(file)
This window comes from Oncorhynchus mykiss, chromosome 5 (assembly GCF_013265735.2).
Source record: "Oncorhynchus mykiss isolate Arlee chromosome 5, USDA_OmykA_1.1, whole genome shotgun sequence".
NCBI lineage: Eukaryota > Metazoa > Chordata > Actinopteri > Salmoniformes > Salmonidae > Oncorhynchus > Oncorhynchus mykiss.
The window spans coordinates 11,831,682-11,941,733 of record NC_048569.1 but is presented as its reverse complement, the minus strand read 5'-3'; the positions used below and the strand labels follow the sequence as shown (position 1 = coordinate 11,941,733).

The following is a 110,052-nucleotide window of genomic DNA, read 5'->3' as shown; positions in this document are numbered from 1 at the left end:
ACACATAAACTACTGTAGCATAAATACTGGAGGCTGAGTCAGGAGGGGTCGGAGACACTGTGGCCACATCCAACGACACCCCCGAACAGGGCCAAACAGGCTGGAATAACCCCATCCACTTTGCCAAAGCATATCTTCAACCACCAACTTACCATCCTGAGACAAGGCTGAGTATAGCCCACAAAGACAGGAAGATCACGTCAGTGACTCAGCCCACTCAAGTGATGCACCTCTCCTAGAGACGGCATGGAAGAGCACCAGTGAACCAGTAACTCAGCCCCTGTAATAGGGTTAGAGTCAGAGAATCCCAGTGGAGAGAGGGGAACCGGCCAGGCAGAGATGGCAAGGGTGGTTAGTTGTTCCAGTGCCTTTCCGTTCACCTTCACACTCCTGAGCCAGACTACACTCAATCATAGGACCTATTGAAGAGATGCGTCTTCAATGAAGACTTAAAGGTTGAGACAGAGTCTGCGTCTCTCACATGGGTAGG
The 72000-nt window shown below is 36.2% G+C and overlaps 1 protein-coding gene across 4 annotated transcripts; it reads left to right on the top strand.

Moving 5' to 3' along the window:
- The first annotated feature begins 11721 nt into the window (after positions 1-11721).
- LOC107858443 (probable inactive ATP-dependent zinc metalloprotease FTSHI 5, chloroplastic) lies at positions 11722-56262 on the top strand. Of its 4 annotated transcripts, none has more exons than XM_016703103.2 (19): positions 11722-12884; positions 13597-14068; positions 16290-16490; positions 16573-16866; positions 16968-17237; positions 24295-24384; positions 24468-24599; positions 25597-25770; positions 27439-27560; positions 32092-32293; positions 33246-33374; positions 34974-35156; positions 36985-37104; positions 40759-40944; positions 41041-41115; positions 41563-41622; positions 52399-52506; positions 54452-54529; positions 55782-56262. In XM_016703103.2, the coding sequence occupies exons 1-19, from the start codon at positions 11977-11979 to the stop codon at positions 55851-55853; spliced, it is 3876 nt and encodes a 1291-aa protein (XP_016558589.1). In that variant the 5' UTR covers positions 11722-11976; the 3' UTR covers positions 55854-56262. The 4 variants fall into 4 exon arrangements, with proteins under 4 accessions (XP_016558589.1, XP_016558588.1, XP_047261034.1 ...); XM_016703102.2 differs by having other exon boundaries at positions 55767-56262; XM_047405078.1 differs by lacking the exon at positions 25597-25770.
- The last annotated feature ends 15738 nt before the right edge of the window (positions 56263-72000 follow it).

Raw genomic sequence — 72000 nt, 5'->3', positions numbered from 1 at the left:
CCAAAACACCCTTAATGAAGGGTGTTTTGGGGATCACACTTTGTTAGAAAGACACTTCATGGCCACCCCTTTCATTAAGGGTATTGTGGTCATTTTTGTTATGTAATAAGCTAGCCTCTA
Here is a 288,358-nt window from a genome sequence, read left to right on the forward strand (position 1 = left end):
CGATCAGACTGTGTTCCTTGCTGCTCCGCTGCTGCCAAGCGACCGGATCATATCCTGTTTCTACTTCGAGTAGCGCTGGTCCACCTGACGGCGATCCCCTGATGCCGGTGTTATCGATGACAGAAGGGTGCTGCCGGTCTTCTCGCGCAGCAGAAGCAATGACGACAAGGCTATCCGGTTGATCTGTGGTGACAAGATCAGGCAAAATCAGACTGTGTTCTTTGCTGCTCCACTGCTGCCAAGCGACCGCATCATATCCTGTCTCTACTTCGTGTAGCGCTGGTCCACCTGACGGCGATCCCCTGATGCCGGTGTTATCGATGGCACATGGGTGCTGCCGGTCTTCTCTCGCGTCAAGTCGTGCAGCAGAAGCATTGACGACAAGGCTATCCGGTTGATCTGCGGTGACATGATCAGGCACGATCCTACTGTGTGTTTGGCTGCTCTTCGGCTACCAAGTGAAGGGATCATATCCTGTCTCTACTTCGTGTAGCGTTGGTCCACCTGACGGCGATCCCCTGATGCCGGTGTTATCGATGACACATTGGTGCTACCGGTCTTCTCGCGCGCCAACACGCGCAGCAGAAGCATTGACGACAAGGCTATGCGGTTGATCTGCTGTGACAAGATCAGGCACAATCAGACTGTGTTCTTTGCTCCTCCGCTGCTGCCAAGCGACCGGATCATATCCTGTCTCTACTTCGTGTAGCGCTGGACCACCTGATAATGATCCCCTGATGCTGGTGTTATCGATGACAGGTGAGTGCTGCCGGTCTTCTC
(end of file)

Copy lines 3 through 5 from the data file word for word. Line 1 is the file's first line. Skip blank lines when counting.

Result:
NCBI lineage: Eukaryota > Metazoa > Chordata > Actinopteri > Salmoniformes > Salmonidae > Oncorhynchus > Oncorhynchus mykiss.
The window spans coordinates 11,831,682-11,941,733 of record NC_048569.1 but is presented as its reverse complement, the minus strand read 5'-3'; the positions used below and the strand labels follow the sequence as shown (position 1 = coordinate 11,941,733).

The following is a 110,052-nucleotide window of genomic DNA, read 5'->3' as shown; positions in this document are numbered from 1 at the left end: